How far wold you go when your child’s future is at stake, asks Nick Buglione
It is a rare, and slightly troubling, day when I say to myself “That Giles Coren has a point”. Smugly sat behind his Murdoch paywall at The Times, our Giles recently went on a rant against the “middle class hypocrites” who have “stolen my daughter’s place at our local primary” and “forced” him to go private.
What Coren has highlighted is perhaps the principal obsession of the modern metropolitan parent, played out equally fiercely here in Lambeth – schools admissions and the predominantly middle-class, monied, manipulation of school selection. Primary or secondary.
I have three young kids in our local Catholic primary and, without even wanting to, am encouraged into the turf-war game, where people like me jettison any morals they may hold to go all ends up to get their kids into a good school, regardless of who they metaphorically trample over to get their way.
I have sat at Merlot-heavy dinner parties while friends tell me the exact yardage from a particular school gate they will have to buy or rent in to beat the school’s catchment and admissions criteria. I have listened while someone muses on whether anything from a nut allergy to a lisp gets their kid higher up the list, and even heard people objecting to new housing builds – including dedicated social housing – as it would make getting into the nearby school trickier. Any short trip onto Mumsnet forums shows the intensity of the debate.
For me, school admissions are like performance enhancing drugs in sport – you may not start out wanting to “dope”, but everyone else is doing it so you “must” join in. Except. of course, you don’t … but, of course, almost everyone does (if they can afford it).
I know strident lefties who forget all sense of equality when it comes to their kid. Did someone mention Dianne Abbott? The fact that out of the same mouths come expressions of outrage at the gentrification of Brixton’s railway arch businesses, is for me, highly ironic.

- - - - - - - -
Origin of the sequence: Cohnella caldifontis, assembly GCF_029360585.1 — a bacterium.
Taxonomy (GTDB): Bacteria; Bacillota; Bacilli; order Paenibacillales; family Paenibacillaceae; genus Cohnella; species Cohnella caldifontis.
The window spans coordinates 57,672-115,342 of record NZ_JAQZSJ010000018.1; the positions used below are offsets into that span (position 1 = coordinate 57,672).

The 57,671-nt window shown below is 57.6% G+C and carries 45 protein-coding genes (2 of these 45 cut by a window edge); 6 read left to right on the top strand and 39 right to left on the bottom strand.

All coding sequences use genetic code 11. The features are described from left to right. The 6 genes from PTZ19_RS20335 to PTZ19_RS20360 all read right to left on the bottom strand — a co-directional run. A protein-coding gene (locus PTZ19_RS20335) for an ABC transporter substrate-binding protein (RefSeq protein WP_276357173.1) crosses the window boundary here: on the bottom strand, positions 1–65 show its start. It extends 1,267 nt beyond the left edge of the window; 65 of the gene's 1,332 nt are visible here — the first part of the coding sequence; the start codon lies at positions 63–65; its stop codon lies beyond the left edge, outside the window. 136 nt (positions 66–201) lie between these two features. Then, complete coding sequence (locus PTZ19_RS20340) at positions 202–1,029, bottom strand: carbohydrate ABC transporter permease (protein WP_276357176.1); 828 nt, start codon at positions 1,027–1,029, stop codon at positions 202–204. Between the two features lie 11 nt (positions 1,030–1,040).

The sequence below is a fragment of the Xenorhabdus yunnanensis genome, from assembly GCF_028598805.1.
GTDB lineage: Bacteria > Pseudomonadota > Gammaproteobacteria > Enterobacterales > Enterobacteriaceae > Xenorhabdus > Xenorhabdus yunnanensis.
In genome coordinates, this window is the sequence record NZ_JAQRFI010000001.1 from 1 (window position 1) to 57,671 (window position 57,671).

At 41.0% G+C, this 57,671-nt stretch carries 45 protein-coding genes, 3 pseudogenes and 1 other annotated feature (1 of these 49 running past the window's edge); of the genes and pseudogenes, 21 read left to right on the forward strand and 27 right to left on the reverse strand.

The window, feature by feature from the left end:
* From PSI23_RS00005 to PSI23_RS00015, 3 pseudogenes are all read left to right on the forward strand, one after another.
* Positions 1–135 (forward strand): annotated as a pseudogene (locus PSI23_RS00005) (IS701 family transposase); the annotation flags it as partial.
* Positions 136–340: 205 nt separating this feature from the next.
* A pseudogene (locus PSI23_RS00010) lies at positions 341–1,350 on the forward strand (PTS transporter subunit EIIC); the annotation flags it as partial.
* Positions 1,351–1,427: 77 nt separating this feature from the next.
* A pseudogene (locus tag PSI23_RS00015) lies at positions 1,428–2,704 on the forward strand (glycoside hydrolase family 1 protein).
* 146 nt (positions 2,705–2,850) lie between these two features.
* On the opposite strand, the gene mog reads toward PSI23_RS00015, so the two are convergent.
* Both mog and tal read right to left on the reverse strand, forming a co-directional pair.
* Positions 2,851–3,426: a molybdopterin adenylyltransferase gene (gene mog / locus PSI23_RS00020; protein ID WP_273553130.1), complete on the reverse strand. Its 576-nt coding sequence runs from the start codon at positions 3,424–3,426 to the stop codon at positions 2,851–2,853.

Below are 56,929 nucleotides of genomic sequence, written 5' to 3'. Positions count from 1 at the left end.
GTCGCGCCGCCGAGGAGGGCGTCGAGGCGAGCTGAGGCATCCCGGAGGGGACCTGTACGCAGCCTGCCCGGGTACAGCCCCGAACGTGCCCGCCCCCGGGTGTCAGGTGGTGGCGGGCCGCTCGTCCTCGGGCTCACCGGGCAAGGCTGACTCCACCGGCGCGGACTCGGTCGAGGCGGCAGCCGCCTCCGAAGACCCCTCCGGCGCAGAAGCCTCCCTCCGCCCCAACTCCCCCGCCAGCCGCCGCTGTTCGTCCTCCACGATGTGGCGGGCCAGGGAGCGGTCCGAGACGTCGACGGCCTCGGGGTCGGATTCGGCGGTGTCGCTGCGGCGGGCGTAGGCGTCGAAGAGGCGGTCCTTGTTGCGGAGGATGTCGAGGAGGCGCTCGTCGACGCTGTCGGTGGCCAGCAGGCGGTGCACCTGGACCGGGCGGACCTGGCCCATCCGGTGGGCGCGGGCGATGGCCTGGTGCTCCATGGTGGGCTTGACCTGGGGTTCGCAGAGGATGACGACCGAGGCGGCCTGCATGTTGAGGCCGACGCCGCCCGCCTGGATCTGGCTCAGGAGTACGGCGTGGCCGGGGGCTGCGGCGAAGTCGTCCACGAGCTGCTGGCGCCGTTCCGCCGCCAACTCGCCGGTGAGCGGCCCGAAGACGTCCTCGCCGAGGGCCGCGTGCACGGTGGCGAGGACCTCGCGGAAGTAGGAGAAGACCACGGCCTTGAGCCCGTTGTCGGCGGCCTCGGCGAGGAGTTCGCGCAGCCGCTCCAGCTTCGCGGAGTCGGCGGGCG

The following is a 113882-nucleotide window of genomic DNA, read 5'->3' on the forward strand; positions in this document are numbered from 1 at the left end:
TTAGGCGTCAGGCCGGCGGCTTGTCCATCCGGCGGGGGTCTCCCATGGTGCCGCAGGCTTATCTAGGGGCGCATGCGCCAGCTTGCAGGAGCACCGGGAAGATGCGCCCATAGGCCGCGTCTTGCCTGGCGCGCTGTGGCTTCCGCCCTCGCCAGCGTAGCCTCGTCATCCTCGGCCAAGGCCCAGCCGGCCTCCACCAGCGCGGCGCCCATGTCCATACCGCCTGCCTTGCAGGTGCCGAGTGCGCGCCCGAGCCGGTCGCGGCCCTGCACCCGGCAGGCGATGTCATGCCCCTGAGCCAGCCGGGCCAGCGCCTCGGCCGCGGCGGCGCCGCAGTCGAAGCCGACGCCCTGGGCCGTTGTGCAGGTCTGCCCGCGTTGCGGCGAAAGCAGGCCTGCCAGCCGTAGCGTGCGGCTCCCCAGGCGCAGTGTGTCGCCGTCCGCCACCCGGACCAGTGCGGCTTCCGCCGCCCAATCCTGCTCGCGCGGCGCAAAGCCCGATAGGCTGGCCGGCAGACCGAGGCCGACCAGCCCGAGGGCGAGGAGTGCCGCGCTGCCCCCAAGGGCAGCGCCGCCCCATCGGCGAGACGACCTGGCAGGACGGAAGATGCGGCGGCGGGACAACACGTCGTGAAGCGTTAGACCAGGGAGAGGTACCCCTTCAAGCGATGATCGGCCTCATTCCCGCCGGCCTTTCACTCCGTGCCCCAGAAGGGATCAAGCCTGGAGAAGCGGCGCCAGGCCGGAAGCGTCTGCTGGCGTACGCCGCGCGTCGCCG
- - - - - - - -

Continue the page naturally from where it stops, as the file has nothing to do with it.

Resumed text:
Lambeth schools decide admission on set criteria, in descending order – looked-after children; siblings of children in the school; children with exceptional medical or social needs; children of school staff and, last but definitely not least, distance (as the crow flies).
For a Church school, in our family’s case Catholic, it’s much the same with “Catholic” and “baptised” inserted and … wait for it … “the strength of evidence of commitment to the faith demonstrated by levels of attendance at Mass on Sundays”.
So it’s fascinating to see how Mass and liturgy classes swell around the time nursery or school places are up for grabs. And how many surprising conversions to the faith happen to the same timetable.
According to a recent survey, one in four families moves house to secure a school place and one in six say they have rented or bought a second property for the same reason. Of parents with kids aged four to 18, 5 per cent cheerfully admitted they had rented a second property (by definition temporarily) … which, by the way, is pretty close to fraud, especially if (or when) they decamp back to their nice big house in leafier areas once the first sibling gets in.
Camden has apparently seen parents using mail-drop addresses for applications. Vigilante parents (who didn’t get in) go feral to “out” the perceived fraudsters … it’s quite a battle out there. In most cases, proof of council tax payment and electoral roll registration is required, but even that can be played.
The result? Back to Mr Coren, arguing that there is no such thing as a good ordinary state school as they are artificially populated with “spoilt middle-class white kids”, that we have “selection by income through the back door” and that the middle classes have destabilised “the very notion of a local school by coring out the catchment areas and then abandoning them”.
While he sits all self-righteous indignation at The Times, some people, including those I know and like, could take a look in the mirror …
Nick Buglione has lived in Brixton, bar a five-year sabbatical in Peckham, for over 25 years. By day, a charity content manager, by night an occasional blogger at nickbuglione.com.